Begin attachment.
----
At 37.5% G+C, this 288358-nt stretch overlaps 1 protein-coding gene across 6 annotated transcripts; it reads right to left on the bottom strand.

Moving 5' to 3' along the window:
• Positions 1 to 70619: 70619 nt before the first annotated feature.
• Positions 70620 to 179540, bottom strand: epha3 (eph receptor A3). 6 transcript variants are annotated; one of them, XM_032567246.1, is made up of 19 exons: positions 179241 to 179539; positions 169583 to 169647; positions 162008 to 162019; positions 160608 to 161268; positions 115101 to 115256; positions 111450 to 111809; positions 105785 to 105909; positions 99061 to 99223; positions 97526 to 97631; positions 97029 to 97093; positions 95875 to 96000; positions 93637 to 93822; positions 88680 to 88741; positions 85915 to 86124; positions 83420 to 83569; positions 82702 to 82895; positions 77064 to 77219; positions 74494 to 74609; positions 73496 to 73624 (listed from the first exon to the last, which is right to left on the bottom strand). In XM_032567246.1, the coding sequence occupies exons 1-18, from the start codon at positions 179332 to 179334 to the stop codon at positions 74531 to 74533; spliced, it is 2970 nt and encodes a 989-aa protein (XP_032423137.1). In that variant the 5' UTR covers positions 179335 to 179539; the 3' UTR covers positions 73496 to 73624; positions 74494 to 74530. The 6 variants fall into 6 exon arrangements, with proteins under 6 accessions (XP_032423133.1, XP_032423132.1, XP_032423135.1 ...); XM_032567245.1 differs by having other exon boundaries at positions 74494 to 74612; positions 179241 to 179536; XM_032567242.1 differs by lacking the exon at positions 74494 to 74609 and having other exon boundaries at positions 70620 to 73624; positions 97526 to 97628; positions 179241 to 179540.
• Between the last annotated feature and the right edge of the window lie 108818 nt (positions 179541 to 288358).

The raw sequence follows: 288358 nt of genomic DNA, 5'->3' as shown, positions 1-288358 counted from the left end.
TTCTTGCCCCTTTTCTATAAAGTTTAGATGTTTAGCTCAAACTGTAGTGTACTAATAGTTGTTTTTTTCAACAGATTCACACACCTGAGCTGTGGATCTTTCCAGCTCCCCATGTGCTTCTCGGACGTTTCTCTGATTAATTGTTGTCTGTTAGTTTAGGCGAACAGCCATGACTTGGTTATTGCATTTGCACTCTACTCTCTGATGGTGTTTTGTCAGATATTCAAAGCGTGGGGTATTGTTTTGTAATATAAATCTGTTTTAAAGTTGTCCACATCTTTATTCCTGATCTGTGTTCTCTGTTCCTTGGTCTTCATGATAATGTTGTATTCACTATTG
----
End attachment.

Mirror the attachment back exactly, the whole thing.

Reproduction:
At 37.5% G+C, this 288358-nt stretch overlaps 1 protein-coding gene across 6 annotated transcripts; it reads right to left on the bottom strand.

Moving 5' to 3' along the window:
• Positions 1 to 70619: 70619 nt before the first annotated feature.
• Positions 70620 to 179540, bottom strand: epha3 (eph receptor A3). 6 transcript variants are annotated; one of them, XM_032567246.1, is made up of 19 exons: positions 179241 to 179539; positions 169583 to 169647; positions 162008 to 162019; positions 160608 to 161268; positions 115101 to 115256; positions 111450 to 111809; positions 105785 to 105909; positions 99061 to 99223; positions 97526 to 97631; positions 97029 to 97093; positions 95875 to 96000; positions 93637 to 93822; positions 88680 to 88741; positions 85915 to 86124; positions 83420 to 83569; positions 82702 to 82895; positions 77064 to 77219; positions 74494 to 74609; positions 73496 to 73624 (listed from the first exon to the last, which is right to left on the bottom strand). In XM_032567246.1, the coding sequence occupies exons 1-18, from the start codon at positions 179332 to 179334 to the stop codon at positions 74531 to 74533; spliced, it is 2970 nt and encodes a 989-aa protein (XP_032423137.1). In that variant the 5' UTR covers positions 179335 to 179539; the 3' UTR covers positions 73496 to 73624; positions 74494 to 74530. The 6 variants fall into 6 exon arrangements, with proteins under 6 accessions (XP_032423133.1, XP_032423132.1, XP_032423135.1 ...); XM_032567245.1 differs by having other exon boundaries at positions 74494 to 74612; positions 179241 to 179536; XM_032567242.1 differs by lacking the exon at positions 74494 to 74609 and having other exon boundaries at positions 70620 to 73624; positions 97526 to 97628; positions 179241 to 179540.
• Between the last annotated feature and the right edge of the window lie 108818 nt (positions 179541 to 288358).

The raw sequence follows: 288358 nt of genomic DNA, 5'->3' as shown, positions 1-288358 counted from the left end.
TTCTTGCCCCTTTTCTATAAAGTTTAGATGTTTAGCTCAAACTGTAGTGTACTAATAGTTGTTTTTTTCAACAGATTCACACACCTGAGCTGTGGATCTTTCCAGCTCCCCATGTGCTTCTCGGACGTTTCTCTGATTAATTGTTGTCTGTTAGTTTAGGCGAACAGCCATGACTTGGTTATTGCATTTGCACTCTACTCTCTGATGGTGTTTTGTCAGATATTCAAAGCGTGGGGTATTGTTTTGTAATATAAATCTGTTTTAAAGTTGTCCACATCTTTATTCCTGATCTGTGTTCTCTGTTCCTTGGTCTTCATGATAATGTTGTATTCACTATTG